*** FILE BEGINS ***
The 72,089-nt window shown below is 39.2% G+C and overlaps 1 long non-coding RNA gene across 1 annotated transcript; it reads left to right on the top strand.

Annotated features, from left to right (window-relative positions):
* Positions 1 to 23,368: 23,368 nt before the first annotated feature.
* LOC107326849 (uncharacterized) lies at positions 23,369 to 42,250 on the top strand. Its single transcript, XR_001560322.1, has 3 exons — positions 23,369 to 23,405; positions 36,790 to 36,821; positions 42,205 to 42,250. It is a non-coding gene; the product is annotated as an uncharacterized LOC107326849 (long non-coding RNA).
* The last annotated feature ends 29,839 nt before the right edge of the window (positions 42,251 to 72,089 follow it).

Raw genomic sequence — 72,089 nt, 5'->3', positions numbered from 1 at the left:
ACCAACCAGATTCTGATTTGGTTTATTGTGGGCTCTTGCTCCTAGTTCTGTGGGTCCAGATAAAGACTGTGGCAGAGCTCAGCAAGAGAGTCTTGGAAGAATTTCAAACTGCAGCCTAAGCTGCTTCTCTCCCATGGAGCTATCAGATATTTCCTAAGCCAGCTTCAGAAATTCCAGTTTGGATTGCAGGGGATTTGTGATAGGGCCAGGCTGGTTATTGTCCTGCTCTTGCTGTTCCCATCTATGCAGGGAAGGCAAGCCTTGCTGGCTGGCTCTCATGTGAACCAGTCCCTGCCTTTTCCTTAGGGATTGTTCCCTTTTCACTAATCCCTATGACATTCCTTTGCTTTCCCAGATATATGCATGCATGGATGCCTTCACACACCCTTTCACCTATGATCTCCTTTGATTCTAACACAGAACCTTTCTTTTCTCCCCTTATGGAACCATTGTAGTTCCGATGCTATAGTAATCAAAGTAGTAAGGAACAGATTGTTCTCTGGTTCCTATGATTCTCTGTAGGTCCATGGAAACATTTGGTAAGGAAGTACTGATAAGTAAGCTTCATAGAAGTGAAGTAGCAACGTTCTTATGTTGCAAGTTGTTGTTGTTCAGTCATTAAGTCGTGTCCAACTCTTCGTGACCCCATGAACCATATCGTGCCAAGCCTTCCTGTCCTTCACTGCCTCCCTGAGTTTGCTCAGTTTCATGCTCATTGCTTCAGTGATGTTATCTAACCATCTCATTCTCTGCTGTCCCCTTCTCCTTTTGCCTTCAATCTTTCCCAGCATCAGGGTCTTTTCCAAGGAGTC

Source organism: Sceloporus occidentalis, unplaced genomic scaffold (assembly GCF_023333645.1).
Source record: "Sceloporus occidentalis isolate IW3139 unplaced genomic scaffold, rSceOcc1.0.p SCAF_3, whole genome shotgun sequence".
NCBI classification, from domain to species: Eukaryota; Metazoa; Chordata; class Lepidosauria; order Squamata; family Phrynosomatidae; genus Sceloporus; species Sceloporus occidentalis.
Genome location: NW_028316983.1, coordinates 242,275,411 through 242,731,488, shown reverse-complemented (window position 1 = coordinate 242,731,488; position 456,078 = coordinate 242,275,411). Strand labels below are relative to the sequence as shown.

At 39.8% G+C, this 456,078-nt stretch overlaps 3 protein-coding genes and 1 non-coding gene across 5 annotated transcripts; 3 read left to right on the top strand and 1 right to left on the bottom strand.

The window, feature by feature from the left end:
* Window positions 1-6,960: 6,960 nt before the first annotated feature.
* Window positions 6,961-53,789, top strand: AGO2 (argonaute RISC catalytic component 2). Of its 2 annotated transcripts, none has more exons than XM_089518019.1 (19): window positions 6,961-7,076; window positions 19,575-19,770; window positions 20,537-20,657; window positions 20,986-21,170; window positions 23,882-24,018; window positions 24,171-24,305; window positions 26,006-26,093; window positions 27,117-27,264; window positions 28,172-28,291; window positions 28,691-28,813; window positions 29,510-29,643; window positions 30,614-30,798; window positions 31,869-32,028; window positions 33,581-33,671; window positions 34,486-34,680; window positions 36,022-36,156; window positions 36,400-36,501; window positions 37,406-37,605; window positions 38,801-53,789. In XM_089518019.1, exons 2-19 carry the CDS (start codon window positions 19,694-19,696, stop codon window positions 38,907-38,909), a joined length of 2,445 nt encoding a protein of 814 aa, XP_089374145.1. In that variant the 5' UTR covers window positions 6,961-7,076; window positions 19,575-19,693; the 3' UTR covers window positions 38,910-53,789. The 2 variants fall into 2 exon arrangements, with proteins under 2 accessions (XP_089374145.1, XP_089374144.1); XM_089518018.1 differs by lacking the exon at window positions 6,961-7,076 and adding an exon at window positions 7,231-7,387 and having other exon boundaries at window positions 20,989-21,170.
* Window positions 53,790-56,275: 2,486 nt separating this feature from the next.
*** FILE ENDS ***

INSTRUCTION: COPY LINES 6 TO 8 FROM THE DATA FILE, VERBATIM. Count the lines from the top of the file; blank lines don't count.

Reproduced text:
Raw genomic sequence — 72,089 nt, 5'->3', positions numbered from 1 at the left:
ACCAACCAGATTCTGATTTGGTTTATTGTGGGCTCTTGCTCCTAGTTCTGTGGGTCCAGATAAAGACTGTGGCAGAGCTCAGCAAGAGAGTCTTGGAAGAATTTCAAACTGCAGCCTAAGCTGCTTCTCTCCCATGGAGCTATCAGATATTTCCTAAGCCAGCTTCAGAAATTCCAGTTTGGATTGCAGGGGATTTGTGATAGGGCCAGGCTGGTTATTGTCCTGCTCTTGCTGTTCCCATCTATGCAGGGAAGGCAAGCCTTGCTGGCTGGCTCTCATGTGAACCAGTCCCTGCCTTTTCCTTAGGGATTGTTCCCTTTTCACTAATCCCTATGACATTCCTTTGCTTTCCCAGATATATGCATGCATGGATGCCTTCACACACCCTTTCACCTATGATCTCCTTTGATTCTAACACAGAACCTTTCTTTTCTCCCCTTATGGAACCATTGTAGTTCCGATGCTATAGTAATCAAAGTAGTAAGGAACAGATTGTTCTCTGGTTCCTATGATTCTCTGTAGGTCCATGGAAACATTTGGTAAGGAAGTACTGATAAGTAAGCTTCATAGAAGTGAAGTAGCAACGTTCTTATGTTGCAAGTTGTTGTTGTTCAGTCATTAAGTCGTGTCCAACTCTTCGTGACCCCATGAACCATATCGTGCCAAGCCTTCCTGTCCTTCACTGCCTCCCTGAGTTTGCTCAGTTTCATGCTCATTGCTTCAGTGATGTTATCTAACCATCTCATTCTCTGCTGTCCCCTTCTCCTTTTGCCTTCAATCTTTCCCAGCATCAGGGTCTTTTCCAAGGAGTC

Source organism: Sceloporus occidentalis, unplaced genomic scaffold (assembly GCF_023333645.1).